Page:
Background: Long-acting injectable regimens may simplify therapy for patients with human immunodeficiency virus type 1 (HIV-1) infection.
Methods: We conducted a phase 3, randomized, open-label trial in which adults with HIV-1 infection who had not previously received antiretroviral therapy were given 20 weeks of daily oral induction therapy with dolutegravir-abacavir-lamivudine. Participants who had an HIV-1 RNA level of less than 50 copies per milliliter after 16 weeks were randomly assigned (1:1) to continue the current oral therapy or switch to oral cabotegravir plus rilpivirine for 1 month followed by monthly injections of long-acting cabotegravir plus rilpivirine. The primary end point was the percentage of participants who had an HIV-1 RNA level of 50 copies per milliliter or higher at week 48 (Food and Drug Administration snapshot algorithm).
Results: At week 48, an HIV-1 RNA level of 50 copies per milliliter or higher was found in 6 of 283 participants (2.1%) who received long-acting therapy and in 7 of 283 (2.5%) who received oral therapy (adjusted difference, -0.4 percentage points; 95% confidence interval [CI], -2.8 to 2.1), a result that met the criterion for noninferiority for the primary end point (margin, 6 percentage points). An HIV-1 RNA level of less than 50 copies per milliliter at week 48 was found in 93.6% who received long-acting therapy and in 93.3% who received oral therapy (adjusted difference, 0.4 percentage points; 95% CI, -3.7 to 4.5), a result that met the criterion for noninferiority for this end point (margin, -10 percentage points). Of the participants who received long-acting therapy, 86% reported injection-site reactions (median duration, 3 days; mild or moderate severity, 99% of cases); 4 participants withdrew from the trial for injection-related reasons. Grade 3 or higher adverse events and events that met liver-related stopping criteria occurred in 11% and 2%, respectively, who received long-acting therapy and in 4% and 1% who received oral therapy. Treatment satisfaction increased after participants switched to long-acting therapy; 91% preferred long-acting therapy at week 48.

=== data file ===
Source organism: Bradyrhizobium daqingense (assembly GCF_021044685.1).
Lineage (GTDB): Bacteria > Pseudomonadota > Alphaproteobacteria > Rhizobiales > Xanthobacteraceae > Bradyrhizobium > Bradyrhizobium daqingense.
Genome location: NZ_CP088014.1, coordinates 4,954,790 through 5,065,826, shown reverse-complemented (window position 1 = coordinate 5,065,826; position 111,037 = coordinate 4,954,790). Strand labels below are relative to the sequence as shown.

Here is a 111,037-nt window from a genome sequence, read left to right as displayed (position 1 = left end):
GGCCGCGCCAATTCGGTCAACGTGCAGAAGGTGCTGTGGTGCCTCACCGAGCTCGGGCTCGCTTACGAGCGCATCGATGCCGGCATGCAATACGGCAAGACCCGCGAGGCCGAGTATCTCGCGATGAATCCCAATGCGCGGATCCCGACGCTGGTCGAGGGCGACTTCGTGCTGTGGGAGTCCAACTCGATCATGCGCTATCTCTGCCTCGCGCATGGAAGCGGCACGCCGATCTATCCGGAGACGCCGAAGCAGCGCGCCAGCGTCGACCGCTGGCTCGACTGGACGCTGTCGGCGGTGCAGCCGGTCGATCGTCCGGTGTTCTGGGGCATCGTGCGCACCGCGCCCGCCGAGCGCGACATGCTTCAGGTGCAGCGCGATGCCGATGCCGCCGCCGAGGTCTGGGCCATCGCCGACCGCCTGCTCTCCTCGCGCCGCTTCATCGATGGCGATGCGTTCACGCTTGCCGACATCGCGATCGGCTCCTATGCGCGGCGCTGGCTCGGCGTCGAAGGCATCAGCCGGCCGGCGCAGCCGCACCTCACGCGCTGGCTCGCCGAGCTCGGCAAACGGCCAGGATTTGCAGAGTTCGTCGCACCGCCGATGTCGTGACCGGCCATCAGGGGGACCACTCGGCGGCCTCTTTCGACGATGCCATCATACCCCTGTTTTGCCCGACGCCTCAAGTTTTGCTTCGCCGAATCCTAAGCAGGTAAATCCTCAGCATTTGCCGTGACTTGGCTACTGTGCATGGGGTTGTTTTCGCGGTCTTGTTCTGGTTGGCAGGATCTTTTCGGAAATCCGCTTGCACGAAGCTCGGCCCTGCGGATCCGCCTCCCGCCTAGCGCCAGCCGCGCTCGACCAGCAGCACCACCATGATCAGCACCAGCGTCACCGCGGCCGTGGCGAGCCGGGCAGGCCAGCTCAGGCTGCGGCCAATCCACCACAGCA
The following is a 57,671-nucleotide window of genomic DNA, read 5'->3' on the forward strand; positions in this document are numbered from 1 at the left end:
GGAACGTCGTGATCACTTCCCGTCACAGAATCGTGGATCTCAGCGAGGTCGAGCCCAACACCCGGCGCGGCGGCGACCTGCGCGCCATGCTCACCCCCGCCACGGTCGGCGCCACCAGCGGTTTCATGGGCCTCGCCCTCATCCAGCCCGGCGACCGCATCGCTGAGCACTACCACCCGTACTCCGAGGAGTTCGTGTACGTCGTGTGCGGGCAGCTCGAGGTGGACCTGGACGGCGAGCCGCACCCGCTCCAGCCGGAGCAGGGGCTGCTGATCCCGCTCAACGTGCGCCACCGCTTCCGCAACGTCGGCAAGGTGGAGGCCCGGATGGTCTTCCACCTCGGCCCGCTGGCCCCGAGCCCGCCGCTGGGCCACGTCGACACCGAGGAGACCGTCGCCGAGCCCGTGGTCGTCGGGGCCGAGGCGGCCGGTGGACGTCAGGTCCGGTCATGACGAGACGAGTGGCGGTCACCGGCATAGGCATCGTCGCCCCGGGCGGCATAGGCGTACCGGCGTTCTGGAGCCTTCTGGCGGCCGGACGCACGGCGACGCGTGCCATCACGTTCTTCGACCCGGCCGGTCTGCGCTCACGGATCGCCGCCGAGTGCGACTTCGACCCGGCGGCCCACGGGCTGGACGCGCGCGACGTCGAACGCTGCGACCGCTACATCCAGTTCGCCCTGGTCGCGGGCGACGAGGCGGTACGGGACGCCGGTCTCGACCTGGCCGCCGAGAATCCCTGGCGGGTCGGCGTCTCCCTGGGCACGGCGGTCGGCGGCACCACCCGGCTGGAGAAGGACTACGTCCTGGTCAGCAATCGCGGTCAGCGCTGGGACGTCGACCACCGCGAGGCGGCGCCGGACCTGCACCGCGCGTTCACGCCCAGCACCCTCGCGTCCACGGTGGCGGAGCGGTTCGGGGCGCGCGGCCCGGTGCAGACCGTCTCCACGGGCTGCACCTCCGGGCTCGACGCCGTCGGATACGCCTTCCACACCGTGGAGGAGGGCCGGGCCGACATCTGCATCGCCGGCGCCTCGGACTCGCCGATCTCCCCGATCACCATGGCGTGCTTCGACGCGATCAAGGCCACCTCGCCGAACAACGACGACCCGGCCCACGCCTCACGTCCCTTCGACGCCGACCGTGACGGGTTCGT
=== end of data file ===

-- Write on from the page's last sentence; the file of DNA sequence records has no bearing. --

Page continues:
Conclusions: Therapy with long-acting cabotegravir plus rilpivirine was noninferior to oral therapy with dolutegravir-abacavir-lamivudine with regard to maintaining HIV-1 suppression. Injection-site reactions were common. (Funded by ViiV Healthcare and Janssen; FLAIR ClinicalTrials.gov number, NCT02938520.).
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